This Essay argues that the Court’s recent decision in Bullcoming v. New Mexico threatens the uneasy balance between prosecutorial needs and the Crawford line. Specifically, Bullcoming could be used to exclude DNA database evidence in prosecuting cold cases. DNA evidence has been used in criminal prosecutions for only a few decades, but it has revolutionized criminal justice during that time. DNA evidence has been particularly important for prosecuting rape cases, which historically have low conviction rates. Prosecutors should therefore be concerned that they might lose an essential tool for prosecuting rape cases and seeking justice for victims. Defense attorneys have a stake, too. When prosecutors lose access to DNA evidence, they are more likely to turn to less reliable eyewitness testimony and circumstantial evidence.

I argue that state legislatures and Congress can ensure that DNA evidence is available in cold-case prosecutions while simultaneously respecting defen­dants’ post-Crawford confrontation rights. Specifically, both state and federal policy makers should alter rules of evidence to include decades-old DNA database evidence under ancient document exceptions to hearsay rules.

Jamin B. Raskin
Tuesday, March 20, 2012 - 1:15pm

People complain that gerrymandering ruins redistricting. But, in the real world, redistricting is gerrymandering. As we look for ways to transcend the glaring defects of single-member districts and the redistricting process, the dynamics of political self-interest make it likely that courts, along with third parties, independent voters, and civic reform movements like the League of Women Voters and Common Cause, will have to become the driving catalysts for change. If these outside actors fail to shock the system, the maps will grow ever more fanciful, the public will grow ever more disenchanted, and the processes of representation will remain stuck, antiquated, and profoundly demoralizing.

Mark I. Harrison
Monday, March 5, 2012 - 2:30pm

In order to eliminate the perception that “justice is for sale,” Justice at Stake—and everyone who believes that fair and impartial courts are essential to the preservation of a functioning democracy—must work to achieve the reforms necessary to insulate judicial candidates from the perception that their decisions are unduly influenced by campaign contributions. Perhaps most importantly, we must do everything possible to help our fellow citizens understand that, unlike elected legislative representatives and other elected officials, judges are not selected or elected to “represent” citizens’ views but rather are mandated to consider the facts in each case carefully and apply the law to those facts fairly and impartially.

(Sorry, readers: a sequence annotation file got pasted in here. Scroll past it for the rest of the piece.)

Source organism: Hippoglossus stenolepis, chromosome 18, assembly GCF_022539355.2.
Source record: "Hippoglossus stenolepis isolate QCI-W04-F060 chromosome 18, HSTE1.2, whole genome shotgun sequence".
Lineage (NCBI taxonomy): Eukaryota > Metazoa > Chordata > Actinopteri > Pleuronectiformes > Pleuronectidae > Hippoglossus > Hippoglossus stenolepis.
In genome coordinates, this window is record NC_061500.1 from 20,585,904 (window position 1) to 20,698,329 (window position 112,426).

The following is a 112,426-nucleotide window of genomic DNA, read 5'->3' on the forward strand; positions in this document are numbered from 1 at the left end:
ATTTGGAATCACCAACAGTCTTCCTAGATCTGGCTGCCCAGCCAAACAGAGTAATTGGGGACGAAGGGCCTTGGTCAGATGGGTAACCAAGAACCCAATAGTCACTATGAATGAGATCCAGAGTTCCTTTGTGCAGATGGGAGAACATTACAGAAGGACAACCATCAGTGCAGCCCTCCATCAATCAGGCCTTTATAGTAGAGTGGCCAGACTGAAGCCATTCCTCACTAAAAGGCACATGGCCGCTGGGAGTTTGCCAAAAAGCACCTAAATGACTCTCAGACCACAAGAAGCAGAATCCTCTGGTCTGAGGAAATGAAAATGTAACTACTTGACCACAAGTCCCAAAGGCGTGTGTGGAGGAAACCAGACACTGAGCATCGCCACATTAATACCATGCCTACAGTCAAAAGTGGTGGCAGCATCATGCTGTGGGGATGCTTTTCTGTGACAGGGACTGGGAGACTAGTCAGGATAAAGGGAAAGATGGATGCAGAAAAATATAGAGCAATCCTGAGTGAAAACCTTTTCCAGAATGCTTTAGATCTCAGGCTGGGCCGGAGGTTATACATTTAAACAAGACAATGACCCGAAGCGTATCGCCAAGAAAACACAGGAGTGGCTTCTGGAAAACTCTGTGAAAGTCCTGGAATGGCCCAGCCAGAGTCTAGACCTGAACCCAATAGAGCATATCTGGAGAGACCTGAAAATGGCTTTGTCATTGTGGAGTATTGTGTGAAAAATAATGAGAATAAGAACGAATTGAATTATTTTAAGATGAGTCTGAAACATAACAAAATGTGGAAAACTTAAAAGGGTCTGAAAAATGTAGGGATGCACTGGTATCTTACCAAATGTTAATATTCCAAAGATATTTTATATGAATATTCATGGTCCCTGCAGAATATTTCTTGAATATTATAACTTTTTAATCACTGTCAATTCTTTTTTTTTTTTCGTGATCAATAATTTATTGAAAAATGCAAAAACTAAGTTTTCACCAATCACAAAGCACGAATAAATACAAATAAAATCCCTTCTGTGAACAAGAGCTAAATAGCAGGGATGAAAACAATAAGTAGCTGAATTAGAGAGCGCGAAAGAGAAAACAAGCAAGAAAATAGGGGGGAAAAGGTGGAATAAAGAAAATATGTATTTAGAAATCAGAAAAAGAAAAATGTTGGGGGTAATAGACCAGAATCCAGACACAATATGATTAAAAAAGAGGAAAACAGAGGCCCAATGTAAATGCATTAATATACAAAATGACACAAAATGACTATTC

Barry R. Schaller
Sunday, January 22, 2012 - 10:30am

Elected judges are not alone in having to deal with politics and politicians throughout their careers. This Essay discusses the ethical implications of judicial contacts with politics in states in which judges are appointed and reappointed for limited terms through the political process. A possible subtitle for this Essay might be: “Can appointed judges have a normal life while complying with the American Bar Association (ABA) Model Code of Judicial Conduct (Model Code) within the political universe where they work and live?” I write from the perspective of a judge who has run the gauntlet of multiple appointments, elevations, and confirmation processes in Connecticut over the course of more than thirty-seven years. I also offer the perspective of the chair of a judicial ethics advisory committee that, during the three years of its existence, has issued more than 130 ethics opinions, of which approximately ten percent related to political issues involving judges.